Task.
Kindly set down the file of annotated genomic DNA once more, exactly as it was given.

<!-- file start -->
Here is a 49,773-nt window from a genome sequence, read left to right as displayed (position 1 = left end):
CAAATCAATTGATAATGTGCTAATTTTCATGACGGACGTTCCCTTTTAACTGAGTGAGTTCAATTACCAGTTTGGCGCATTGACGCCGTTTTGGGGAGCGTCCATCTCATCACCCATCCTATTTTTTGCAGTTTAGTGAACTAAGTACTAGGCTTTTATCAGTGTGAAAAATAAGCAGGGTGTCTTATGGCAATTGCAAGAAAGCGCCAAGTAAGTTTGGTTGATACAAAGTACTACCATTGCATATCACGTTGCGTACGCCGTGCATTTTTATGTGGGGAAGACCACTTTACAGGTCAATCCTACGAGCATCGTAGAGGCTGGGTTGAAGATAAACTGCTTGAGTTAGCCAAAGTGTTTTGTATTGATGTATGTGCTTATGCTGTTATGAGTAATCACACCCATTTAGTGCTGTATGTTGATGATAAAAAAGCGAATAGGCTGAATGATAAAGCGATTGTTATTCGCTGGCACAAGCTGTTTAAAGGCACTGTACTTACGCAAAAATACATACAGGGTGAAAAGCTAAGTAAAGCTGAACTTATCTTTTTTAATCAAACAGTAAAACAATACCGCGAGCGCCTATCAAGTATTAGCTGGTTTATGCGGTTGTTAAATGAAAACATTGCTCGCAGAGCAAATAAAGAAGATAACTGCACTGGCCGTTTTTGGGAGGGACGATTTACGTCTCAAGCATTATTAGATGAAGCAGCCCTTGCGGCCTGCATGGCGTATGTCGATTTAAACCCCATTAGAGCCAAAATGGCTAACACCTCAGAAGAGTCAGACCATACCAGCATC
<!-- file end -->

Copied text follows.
Here is a 49,773-nt window from a genome sequence, read left to right as displayed (position 1 = left end):
CAAATCAATTGATAATGTGCTAATTTTCATGACGGACGTTCCCTTTTAACTGAGTGAGTTCAATTACCAGTTTGGCGCATTGACGCCGTTTTGGGGAGCGTCCATCTCATCACCCATCCTATTTTTTGCAGTTTAGTGAACTAAGTACTAGGCTTTTATCAGTGTGAAAAATAAGCAGGGTGTCTTATGGCAATTGCAAGAAAGCGCCAAGTAAGTTTGGTTGATACAAAGTACTACCATTGCATATCACGTTGCGTACGCCGTGCATTTTTATGTGGGGAAGACCACTTTACAGGTCAATCCTACGAGCATCGTAGAGGCTGGGTTGAAGATAAACTGCTTGAGTTAGCCAAAGTGTTTTGTATTGATGTATGTGCTTATGCTGTTATGAGTAATCACACCCATTTAGTGCTGTATGTTGATGATAAAAAAGCGAATAGGCTGAATGATAAAGCGATTGTTATTCGCTGGCACAAGCTGTTTAAAGGCACTGTACTTACGCAAAAATACATACAGGGTGAAAAGCTAAGTAAAGCTGAACTTATCTTTTTTAATCAAACAGTAAAACAATACCGCGAGCGCCTATCAAGTATTAGCTGGTTTATGCGGTTGTTAAATGAAAACATTGCTCGCAGAGCAAATAAAGAAGATAACTGCACTGGCCGTTTTTGGGAGGGACGATTTACGTCTCAAGCATTATTAGATGAAGCAGCCCTTGCGGCCTGCATGGCGTATGTCGATTTAAACCCCATTAGAGCCAAAATGGCTAACACCTCAGAAGAGTCAGACCATACCAGCATC